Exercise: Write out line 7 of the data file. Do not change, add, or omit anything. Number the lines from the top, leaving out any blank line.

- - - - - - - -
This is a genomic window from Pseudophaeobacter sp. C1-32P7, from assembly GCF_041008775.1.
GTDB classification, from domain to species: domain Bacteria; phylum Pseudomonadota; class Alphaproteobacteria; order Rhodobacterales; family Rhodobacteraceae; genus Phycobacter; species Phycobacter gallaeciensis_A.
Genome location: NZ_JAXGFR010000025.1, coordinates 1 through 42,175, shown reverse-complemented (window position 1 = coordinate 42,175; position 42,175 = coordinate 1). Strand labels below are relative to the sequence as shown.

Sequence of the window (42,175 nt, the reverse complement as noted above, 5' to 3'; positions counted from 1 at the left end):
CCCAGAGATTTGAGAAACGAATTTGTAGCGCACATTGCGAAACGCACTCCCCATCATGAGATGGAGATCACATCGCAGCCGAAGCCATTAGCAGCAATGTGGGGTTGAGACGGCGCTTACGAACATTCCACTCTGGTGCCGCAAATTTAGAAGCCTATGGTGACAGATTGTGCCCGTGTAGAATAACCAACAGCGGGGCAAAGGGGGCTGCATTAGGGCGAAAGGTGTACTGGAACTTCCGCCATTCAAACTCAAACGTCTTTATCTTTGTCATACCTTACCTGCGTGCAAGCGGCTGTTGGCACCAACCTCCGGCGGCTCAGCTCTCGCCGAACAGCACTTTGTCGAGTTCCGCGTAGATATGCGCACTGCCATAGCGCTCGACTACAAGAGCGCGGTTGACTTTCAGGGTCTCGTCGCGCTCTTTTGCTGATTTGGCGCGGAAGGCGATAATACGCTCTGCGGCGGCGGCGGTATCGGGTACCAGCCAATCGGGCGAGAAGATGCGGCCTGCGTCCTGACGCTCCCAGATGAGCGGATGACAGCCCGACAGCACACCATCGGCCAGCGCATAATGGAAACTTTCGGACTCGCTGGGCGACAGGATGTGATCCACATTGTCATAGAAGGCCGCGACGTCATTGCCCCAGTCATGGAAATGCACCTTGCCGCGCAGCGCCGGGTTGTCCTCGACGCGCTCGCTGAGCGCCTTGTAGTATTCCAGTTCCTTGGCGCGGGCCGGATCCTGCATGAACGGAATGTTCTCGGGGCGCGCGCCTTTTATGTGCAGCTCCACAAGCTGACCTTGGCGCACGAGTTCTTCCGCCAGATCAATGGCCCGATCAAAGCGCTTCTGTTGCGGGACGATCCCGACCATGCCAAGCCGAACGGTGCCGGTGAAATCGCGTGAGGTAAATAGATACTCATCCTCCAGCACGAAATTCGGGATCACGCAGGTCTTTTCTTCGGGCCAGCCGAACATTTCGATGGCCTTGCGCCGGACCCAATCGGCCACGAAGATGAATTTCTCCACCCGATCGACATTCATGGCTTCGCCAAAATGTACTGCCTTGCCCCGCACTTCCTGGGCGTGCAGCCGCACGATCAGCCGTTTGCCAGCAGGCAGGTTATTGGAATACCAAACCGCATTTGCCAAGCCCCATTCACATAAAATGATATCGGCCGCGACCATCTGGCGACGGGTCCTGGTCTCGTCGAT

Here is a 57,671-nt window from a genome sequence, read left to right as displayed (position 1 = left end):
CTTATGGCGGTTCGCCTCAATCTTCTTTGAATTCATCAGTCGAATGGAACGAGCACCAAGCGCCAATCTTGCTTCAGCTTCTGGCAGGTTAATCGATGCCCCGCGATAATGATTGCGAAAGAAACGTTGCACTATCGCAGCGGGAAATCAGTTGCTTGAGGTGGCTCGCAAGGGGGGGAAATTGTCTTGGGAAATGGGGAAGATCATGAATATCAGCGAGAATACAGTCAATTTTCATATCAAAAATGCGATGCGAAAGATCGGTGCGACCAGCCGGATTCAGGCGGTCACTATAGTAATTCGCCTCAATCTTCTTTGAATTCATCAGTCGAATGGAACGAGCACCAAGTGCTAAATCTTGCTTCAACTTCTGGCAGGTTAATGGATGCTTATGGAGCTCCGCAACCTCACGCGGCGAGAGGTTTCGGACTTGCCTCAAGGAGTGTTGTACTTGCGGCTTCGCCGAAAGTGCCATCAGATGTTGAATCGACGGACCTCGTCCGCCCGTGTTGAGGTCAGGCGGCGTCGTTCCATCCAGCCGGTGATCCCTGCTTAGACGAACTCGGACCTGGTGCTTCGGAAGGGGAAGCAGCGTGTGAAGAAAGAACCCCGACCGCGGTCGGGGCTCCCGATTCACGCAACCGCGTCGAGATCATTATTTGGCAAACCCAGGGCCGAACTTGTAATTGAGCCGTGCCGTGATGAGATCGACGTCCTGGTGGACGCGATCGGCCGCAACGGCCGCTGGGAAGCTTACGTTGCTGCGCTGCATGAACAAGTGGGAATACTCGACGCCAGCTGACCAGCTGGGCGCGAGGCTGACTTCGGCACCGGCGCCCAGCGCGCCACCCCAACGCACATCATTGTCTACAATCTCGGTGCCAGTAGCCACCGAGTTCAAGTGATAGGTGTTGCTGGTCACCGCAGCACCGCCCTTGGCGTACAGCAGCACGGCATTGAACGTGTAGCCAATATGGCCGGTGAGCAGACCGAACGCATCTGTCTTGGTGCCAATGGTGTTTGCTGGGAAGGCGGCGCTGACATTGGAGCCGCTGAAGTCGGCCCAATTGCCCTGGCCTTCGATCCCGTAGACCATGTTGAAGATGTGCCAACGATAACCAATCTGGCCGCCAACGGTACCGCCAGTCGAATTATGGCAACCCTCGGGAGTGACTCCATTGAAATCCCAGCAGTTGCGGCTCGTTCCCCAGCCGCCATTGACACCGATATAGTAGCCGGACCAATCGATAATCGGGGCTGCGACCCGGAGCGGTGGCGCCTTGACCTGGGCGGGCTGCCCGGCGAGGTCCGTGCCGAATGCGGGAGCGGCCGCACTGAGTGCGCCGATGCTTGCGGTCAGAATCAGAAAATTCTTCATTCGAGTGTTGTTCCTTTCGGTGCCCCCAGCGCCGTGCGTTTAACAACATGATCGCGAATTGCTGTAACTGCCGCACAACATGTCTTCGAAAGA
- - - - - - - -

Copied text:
CTTATGGCGGTTCGCCTCAATCTTCTTTGAATTCATCAGTCGAATGGAACGAGCACCAAGCGCCAATCTTGCTTCAGCTTCTGGCAGGTTAATCGATGCCCCGCGATAATGATTGCGAAAGAAACGTTGCACTATCGCAGCGGGAAATCAGTTGCTTGAGGTGGCTCGCAAGGGGGGGAAATTGTCTTGGGAAATGGGGAAGATCATGAATATCAGCGAGAATACAGTCAATTTTCATATCAAAAATGCGATGCGAAAGATCGGTGCGACCAGCCGGATTCAGGCGGTCACTATAGTAATTCGCCTCAATCTTCTTTGAATTCATCAGTCGAATGGAACGAGCACCAAGTGCTAAATCTTGCTTCAACTTCTGGCAGGTTAATGGATGCTTATGGAGCTCCGCAACCTCACGCGGCGAGAGGTTTCGGACTTGCCTCAAGGAGTGTTGTACTTGCGGCTTCGCCGAAAGTGCCATCAGATGTTGAATCGACGGACCTCGTCCGCCCGTGTTGAGGTCAGGCGGCGTCGTTCCATCCAGCCGGTGATCCCTGCTTAGACGAACTCGGACCTGGTGCTTCGGAAGGGGAAGCAGCGTGTGAAGAAAGAACCCCGACCGCGGTCGGGGCTCCCGATTCACGCAACCGCGTCGAGATCATTATTTGGCAAACCCAGGGCCGAACTTGTAATTGAGCCGTGCCGTGATGAGATCGACGTCCTGGTGGACGCGATCGGCCGCAACGGCCGCTGGGAAGCTTACGTTGCTGCGCTGCATGAACAAGTGGGAATACTCGACGCCAGCTGACCAGCTGGGCGCGAGGCTGACTTCGGCACCGGCGCCCAGCGCGCCACCCCAACGCACATCATTGTCTACAATCTCGGTGCCAGTAGCCACCGAGTTCAAGTGATAGGTGTTGCTGGTCACCGCAGCACCGCCCTTGGCGTACAGCAGCACGGCATTGAACGTGTAGCCAATATGGCCGGTGAGCAGACCGAACGCATCTGTCTTGGTGCCAATGGTGTTTGCTGGGAAGGCGGCGCTGACATTGGAGCCGCTGAAGTCGGCCCAATTGCCCTGGCCTTCGATCCCGTAGACCATGTTGAAGATGTGCCAACGATAACCAATCTGGCCGCCAACGGTACCGCCAGTCGAATTATGGCAACCCTCGGGAGTGACTCCATTGAAATCCCAGCAGTTGCGGCTCGTTCCCCAGCCGCCATTGACACCGATATAGTAGCCGGACCAATCGATAATCGGGGCTGCGACCCGGAGCGGTGGCGCCTTGACCTGGGCGGGCTGCCCGGCGAGGTCCGTGCCGAATGCGGGAGCGGCCGCACTGAGTGCGCCGATGCTTGCGGTCAGAATCAGAAAATTCTTCATTCGAGTGTTGTTCCTTTCGGTGCCCCCAGCGCCGTGCGTTTAACAACATGATCGCGAATTGCTGTAACTGCCGCACAACATGTCTTCGAAAGA